Biden’s Business Tax Hikes Would Be a Self-Inflicted Mistake for America

COMMENTARY Taxes

Biden’s Business Tax Hikes Would Be a Self-Inflicted Mistake for America

Apr 26th, 2021 5 min read
COMMENTARY BY
Matthew D. Dickerson

Director, Grover M. Hermann Center for the Federal Budget

Matthew is the director for the Grover M. Hermann Center for the Federal Budget at The Heritage Foundation.
U.S. President Joe Biden arrives at day 2 of the virtual Leaders Summit on Climate at the East Room of the White House April 23, 2021 in Washington, D.C. Anna Moneymaker-Pool / Getty Images

Key Takeaways

This tax hike would reduce wages, cost jobs, harm economic growth, cut investment, and make America less competitive.

Increasing the corporate tax rate to 28% would reduce the size of the economy about $1,650 annually per household.

A pro-growth agenda to promote prosperity for all households in the United States is to keep taxes low, and spending in line with revenue.

As a part of his “American Jobs Plan,” President Joe Biden has proposed massive tax increases on American businesses.

This tax hike would reduce wages, cost jobs, harm economic growth, cut investment, and make America less competitive. It would reverse gains achieved by the Tax Cuts and Jobs Act. Congress should reject these tax increases.

Business Taxes Are Shouldered by Real People

Biden claims his tax increases would “ensure that corporations pay their fair share of taxes.”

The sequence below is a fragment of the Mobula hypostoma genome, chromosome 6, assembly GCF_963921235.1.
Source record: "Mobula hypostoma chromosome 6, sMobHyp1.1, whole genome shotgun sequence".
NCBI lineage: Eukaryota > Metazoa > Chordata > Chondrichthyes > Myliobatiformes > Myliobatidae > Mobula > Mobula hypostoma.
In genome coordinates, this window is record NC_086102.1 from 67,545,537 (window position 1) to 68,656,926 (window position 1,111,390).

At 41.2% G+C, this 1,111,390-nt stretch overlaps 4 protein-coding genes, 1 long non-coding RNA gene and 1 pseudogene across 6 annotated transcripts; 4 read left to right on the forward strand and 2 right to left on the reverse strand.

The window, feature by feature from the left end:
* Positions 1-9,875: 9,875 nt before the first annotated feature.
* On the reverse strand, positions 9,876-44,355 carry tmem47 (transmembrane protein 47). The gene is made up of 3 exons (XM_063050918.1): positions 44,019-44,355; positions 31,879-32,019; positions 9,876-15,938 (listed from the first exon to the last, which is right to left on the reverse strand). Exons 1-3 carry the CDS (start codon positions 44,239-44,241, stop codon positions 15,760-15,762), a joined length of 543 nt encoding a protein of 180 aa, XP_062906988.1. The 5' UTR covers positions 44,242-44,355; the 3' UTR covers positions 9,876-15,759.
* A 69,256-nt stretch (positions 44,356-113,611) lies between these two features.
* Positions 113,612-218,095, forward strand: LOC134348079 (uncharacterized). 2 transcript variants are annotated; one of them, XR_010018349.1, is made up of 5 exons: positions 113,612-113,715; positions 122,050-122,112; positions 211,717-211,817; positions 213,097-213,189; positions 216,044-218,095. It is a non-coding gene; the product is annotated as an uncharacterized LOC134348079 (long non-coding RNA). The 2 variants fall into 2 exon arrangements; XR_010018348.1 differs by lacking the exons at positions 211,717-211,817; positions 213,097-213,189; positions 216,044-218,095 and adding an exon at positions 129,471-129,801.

But make no mistake, increasing taxes on businesses hurts real people.

It’s common sense that corporations don’t make profits by paying taxes, they pass those costs along. The cost of higher taxes gets passed on to workers with less pay, consumers with higher prices, and shareholders with lower value in their retirement accounts.

A review of the economic research shows that “workers bear a majority of the economic burden of the corporate income tax in the form of lower wages. Labor bears between 75 percent and 100 percent of the cost of the corporate tax.”

One study found that the price increases after a corporate tax hike “are larger for lower-price items and products purchased by low-income households.”

Taxes on businesses are taxes on American people.

Corporate Rate Increases Hurts Workers and Small Businesses

The proposal would increase the federal corporate tax rate to 28% from the current 21%. This damaging tax hike would harm workers, make America a less attractive place to do business, and burden small businesses.

Increasing the corporate tax rate to 28% would reduce the size of the economy about $1,650 annually per household. Wages would fall by about $840 per year for the median worker. Total hours worked would fall equivalent to about 500,000 full time jobs.

When many people hear the term “corporation” they may assume that it only encompasses large, well-known businesses. But small businesses make up the vast majority of corporations that would face this tax increase, with 85% having fewer than 20 employees and 99% having less than 500 employees.

Increasing the corporate rate would be a major blow to America’s international competitiveness, giving the U.S. the highest tax rates among all of our major economic competitors. At 32.34%, the combined federal and state taxes rate on U.S. corporations would be higher than the United Kingdom’s 19%, Russia’s 20%, China’s 25%, Canada’s 26.5%, and even higher than France’s 32% rates.

The corporate tax is inefficient and economically destructive. Instead of increasing business taxes, Congress should reduce tax burdens on job creators.